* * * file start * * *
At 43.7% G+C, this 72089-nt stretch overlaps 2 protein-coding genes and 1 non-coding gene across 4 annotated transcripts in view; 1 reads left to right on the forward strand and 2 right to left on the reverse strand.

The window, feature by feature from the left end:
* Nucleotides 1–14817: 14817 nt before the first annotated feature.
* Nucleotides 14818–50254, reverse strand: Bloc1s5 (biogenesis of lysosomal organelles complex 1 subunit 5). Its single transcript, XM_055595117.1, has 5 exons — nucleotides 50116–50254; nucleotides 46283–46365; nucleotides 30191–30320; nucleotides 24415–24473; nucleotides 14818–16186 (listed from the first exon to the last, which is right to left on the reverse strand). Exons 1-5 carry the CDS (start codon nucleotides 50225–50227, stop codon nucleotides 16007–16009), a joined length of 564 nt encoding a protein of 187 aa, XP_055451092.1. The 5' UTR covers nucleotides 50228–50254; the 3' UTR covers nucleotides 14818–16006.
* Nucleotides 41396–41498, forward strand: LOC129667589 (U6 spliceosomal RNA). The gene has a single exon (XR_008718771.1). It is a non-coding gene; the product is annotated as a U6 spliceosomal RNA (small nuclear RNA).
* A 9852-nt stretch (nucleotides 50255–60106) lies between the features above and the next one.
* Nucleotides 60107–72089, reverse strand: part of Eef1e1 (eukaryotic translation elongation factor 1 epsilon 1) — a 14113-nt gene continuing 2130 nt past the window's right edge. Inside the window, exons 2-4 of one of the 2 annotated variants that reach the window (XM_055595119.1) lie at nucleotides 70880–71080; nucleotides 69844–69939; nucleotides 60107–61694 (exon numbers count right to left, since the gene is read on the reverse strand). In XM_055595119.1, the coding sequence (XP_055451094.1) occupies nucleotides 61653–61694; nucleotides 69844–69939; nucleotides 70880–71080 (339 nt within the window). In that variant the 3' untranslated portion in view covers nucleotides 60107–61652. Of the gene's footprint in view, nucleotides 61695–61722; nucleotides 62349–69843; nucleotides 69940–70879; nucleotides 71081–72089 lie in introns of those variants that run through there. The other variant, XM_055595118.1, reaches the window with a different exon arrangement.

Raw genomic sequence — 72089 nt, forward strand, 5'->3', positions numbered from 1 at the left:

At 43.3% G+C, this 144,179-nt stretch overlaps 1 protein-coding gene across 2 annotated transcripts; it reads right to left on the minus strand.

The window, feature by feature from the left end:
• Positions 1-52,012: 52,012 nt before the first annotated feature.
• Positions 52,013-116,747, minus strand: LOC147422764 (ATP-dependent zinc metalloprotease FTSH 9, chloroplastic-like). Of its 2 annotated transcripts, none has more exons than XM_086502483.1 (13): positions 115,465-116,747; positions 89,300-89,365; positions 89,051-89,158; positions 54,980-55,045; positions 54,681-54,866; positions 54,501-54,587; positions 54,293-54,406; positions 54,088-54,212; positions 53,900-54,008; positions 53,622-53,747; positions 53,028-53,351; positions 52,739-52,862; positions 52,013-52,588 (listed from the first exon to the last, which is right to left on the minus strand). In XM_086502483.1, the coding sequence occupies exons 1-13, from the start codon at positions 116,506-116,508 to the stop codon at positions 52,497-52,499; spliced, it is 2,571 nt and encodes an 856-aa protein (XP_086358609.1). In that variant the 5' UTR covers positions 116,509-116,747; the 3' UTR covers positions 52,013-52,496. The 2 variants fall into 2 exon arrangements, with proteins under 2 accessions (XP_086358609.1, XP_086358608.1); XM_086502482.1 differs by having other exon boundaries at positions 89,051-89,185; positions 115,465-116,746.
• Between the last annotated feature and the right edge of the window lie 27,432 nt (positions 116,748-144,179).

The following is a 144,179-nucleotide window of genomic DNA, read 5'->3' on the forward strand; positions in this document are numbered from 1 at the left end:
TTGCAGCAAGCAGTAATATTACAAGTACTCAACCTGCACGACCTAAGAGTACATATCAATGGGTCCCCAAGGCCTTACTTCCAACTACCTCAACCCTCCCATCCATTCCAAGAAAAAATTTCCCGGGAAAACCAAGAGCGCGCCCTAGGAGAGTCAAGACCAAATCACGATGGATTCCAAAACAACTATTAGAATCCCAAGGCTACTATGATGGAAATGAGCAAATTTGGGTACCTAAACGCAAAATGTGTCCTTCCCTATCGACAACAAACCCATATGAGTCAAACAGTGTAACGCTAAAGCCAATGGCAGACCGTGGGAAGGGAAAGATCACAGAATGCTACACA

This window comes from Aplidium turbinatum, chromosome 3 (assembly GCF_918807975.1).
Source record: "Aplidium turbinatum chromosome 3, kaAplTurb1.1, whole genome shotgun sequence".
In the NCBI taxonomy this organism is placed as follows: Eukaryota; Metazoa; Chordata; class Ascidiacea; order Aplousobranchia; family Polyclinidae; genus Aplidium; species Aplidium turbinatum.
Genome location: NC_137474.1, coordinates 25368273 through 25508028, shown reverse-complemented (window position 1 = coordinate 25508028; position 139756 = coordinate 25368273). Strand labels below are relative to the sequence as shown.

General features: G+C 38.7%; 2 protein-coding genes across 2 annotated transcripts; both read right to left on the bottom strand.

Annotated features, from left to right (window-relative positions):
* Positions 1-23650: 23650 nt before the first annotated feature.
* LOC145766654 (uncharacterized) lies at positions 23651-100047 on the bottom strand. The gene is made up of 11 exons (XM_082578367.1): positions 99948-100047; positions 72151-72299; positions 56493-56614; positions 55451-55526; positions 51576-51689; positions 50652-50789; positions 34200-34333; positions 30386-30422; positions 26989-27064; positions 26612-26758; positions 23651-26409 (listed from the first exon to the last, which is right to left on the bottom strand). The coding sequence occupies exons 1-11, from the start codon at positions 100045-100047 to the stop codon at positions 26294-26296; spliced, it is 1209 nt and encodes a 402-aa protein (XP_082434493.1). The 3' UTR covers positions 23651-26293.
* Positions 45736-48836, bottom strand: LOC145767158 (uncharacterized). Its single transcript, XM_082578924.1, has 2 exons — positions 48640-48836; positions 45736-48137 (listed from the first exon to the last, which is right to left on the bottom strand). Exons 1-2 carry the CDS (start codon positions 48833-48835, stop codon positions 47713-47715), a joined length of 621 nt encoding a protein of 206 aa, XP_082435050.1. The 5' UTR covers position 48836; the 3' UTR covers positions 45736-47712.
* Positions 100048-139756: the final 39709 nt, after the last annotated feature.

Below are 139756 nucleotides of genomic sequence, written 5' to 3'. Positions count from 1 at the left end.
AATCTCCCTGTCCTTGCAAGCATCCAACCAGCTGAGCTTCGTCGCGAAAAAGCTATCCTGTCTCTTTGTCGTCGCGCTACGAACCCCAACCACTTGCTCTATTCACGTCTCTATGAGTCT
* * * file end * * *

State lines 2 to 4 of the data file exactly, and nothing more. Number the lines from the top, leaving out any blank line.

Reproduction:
The window, feature by feature from the left end:
* Nucleotides 1–14817: 14817 nt before the first annotated feature.
* Nucleotides 14818–50254, reverse strand: Bloc1s5 (biogenesis of lysosomal organelles complex 1 subunit 5). Its single transcript, XM_055595117.1, has 5 exons — nucleotides 50116–50254; nucleotides 46283–46365; nucleotides 30191–30320; nucleotides 24415–24473; nucleotides 14818–16186 (listed from the first exon to the last, which is right to left on the reverse strand). Exons 1-5 carry the CDS (start codon nucleotides 50225–50227, stop codon nucleotides 16007–16009), a joined length of 564 nt encoding a protein of 187 aa, XP_055451092.1. The 5' UTR covers nucleotides 50228–50254; the 3' UTR covers nucleotides 14818–16006.